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My Testimony Part 2 – Losing Dad

dad and me

In my earlier blog post “My Testimony” I shared how I was adopted when I was 3 weeks old and how I came to the Lord. Now I’d like to share some more of my story. I think I basically left off which my dad passing away my last year in college. He had been having problems breathing or getting short of breath for awhile. The doctor put him on some fluid pills. I don’t know if they ever told him what was wrong or not. If they did, he did not tell me. But he had Congestive heart Failure. I remember the day I got the phone call I had returned back to my dorm room from studying for finals at the library. A message on my answering machine from dad’s ex-wife Shirley said to give her a call. I knew that it was about dad — and I knew it wasn’t going to be good news. Something just told me. So when I called her, the tone of her voice confirmed it. She came over to meet me and told me that he had died of a heart attack while playing his guitar at a birthday party. That was interesting, because one of the way he wanted to go, was playing his guitar.
The next week was crazy. I had nothing to do with planning the funeral. It was all done by his biological daughter. I had not talked to her. By time I arrived in Normangee where dad lived, his place had been cleaned out. Some of the antique speakers with beautiful cloth coverings had been torn. Someone had gone in looking for hidden money. I think the bed mattress was also torn. That was kind of strange, I thought, since had JUST died. Also during that week I had to get moved out of the dorm. I moved to Bryan with dad’s daughter and her family.

The summer turned out to be the summer from Hades. I was taking chemistry at the local junior college and it wasn’t easy, but I made a “B.” Since it is a “freshman flunk out course” at my university, I had put it off until my senior year. I am most assured I would have failed it had I taken it at SFA! But during that summer we had to do the probate of dad’s Will. Dad had always told me that when he died, there was a certificate of deposit in the lock box under the bed that would mature upon his death. At that time, the executor of the estate, Eva, would give me $1,000 a year each year for 10 years. Dad was a man of his word. One thing he could not stand was a liar. So imagine my surprise when we got to the probate and I found out that the money was not there – or supposedly it wasn’t there. And to top that off, the lawyer told me he did not represent me, that he represented the estate. So there i was. Nineteen years old, still in college, fatherless, motherless, and with a feeling that something was very wrong with how the estate was being handled.
I had no idea what to do. I did the only thing I knew… ask advice from the church ladies who were older and with whom I was very close. They advised me to get a lawyer and find out what was happening. So I agreed to go meet with the attorney they had located for me. At that meeting, he told me that he would take the case, but warned me that pursuing it would probably mean I’d be estranged from my family. Keep in mind, I had no other family. I did NOT like that idea, but I did not know what else to do. I really needed the money, although it was not that much at once. I was encouraged to go forth with it because it is what dad would want – and that he would be rolling in his grave if he knew what was happening. So I went forth with it.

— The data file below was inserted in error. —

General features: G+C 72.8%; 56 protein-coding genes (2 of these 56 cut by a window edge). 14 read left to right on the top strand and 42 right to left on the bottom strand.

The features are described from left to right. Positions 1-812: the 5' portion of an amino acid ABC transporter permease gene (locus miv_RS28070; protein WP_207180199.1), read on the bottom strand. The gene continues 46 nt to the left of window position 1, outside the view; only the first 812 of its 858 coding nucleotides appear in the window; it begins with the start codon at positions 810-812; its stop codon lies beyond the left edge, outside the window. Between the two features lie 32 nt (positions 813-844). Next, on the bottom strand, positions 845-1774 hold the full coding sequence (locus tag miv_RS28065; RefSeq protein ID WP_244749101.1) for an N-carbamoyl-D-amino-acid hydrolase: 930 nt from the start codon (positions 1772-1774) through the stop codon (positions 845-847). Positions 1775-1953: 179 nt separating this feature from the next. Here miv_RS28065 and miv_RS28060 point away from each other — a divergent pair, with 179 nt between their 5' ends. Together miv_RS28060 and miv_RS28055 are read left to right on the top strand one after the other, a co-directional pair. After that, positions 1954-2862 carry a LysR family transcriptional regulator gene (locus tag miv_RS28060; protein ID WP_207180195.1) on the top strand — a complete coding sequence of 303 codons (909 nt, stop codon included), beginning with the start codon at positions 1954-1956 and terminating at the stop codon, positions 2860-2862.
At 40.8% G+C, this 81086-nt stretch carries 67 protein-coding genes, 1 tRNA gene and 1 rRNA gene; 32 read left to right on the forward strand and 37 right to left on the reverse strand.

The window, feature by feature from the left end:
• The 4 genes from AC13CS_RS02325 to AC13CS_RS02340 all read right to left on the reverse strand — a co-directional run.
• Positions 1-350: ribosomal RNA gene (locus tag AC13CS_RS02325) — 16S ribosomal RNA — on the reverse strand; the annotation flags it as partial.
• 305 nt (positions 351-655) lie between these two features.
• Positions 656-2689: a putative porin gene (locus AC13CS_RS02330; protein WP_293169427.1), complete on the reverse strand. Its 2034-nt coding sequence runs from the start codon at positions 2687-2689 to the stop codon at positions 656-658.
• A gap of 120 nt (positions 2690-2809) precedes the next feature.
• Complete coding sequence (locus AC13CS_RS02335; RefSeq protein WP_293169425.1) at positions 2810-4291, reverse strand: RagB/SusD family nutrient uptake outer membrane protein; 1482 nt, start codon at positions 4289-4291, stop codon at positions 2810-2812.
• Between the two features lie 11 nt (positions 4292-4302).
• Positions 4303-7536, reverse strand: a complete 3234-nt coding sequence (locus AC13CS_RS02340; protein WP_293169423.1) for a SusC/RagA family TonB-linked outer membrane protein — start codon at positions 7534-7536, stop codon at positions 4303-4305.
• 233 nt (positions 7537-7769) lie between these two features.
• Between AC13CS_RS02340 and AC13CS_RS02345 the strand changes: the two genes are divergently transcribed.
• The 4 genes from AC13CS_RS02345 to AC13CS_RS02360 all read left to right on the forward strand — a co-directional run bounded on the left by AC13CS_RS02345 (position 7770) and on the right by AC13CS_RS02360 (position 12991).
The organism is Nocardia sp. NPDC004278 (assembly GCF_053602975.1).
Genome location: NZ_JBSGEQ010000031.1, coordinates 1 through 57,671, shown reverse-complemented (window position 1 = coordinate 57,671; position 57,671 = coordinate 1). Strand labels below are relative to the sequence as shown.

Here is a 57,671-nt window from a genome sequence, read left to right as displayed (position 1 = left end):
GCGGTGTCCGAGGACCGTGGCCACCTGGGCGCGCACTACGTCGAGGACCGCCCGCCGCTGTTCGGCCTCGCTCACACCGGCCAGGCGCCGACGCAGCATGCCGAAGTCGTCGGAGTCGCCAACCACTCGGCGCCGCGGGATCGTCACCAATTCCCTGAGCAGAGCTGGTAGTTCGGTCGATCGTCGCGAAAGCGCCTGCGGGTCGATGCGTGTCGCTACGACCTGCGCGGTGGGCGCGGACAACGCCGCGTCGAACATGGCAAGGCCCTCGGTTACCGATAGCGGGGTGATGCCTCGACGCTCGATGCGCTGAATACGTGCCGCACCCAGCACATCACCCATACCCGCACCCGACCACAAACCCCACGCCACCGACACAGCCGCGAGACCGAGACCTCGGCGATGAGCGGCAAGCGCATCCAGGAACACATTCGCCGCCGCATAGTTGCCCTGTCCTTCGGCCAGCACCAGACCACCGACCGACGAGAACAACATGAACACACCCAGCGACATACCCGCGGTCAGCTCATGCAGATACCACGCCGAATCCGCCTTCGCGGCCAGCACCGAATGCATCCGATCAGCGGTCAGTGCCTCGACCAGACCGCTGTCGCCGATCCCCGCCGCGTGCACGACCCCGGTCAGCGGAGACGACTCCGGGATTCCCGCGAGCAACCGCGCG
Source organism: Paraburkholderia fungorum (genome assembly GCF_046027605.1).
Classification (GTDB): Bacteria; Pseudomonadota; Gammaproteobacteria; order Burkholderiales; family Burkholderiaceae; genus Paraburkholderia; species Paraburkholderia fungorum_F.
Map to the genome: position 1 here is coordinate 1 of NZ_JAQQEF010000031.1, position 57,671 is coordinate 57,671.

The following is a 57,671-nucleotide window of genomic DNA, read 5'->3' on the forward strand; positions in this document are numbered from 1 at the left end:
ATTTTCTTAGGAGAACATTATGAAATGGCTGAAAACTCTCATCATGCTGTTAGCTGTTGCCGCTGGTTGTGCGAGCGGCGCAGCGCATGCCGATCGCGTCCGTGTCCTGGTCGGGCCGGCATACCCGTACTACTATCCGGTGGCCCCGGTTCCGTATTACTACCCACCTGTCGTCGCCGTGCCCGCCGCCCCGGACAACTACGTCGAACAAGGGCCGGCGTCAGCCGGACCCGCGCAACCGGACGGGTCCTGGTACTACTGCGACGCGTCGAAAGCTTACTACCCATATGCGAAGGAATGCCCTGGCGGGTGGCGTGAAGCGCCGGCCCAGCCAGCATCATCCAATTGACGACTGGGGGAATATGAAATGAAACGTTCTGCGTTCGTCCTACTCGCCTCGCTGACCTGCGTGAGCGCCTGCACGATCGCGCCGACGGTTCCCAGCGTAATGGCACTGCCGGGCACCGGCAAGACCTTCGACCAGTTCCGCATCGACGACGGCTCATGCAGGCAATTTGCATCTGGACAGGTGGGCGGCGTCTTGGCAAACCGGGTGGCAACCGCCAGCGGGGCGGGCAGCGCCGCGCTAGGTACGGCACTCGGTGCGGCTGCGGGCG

I really don’t know what happened as far as what the lawyer did with the lawyer of the estate or Eva. All I know is that one day the lawyer called to tell me that he had won the case and after his fees were taken out, I was going to receive $7,000. By this time, I was back in college in Nacogdoches. I needed a car badly because it was time for me to begin my practicum hours. I needed to be able to drive to the sites to do my observations and teaching. So the settlement came at an opportune time and I was able to get my first car – a teal green Ford Escort. This car was a blessing. Dad had talked about buying me a car when I reached this point in my education. So, in a way, he did!

Within a year or so I decided what I had done was wrong and I wanted to make amends with my family. I’ve always been quick to forgive others for their wrongs. I sent a letter to my sister (dad’s daughter) asking her to forgive me, that I realized I was wrong. I’m sure whatever I said sounded very weak, even though it was most sincere. I can’t tell you in words how badly I wanted to be reunited with my family. People told me things like, “It’s their loss, not yours.” and asked me why I’d even want to be with them after the way they did me, etc. But I had read in the Bible where it was wrong to sue your neighbor. And I was truly repentant. But as my attorney had warned me, so it was I think they read my first letter, but subsequent letters and our wedding invitation were returned to me, unopened.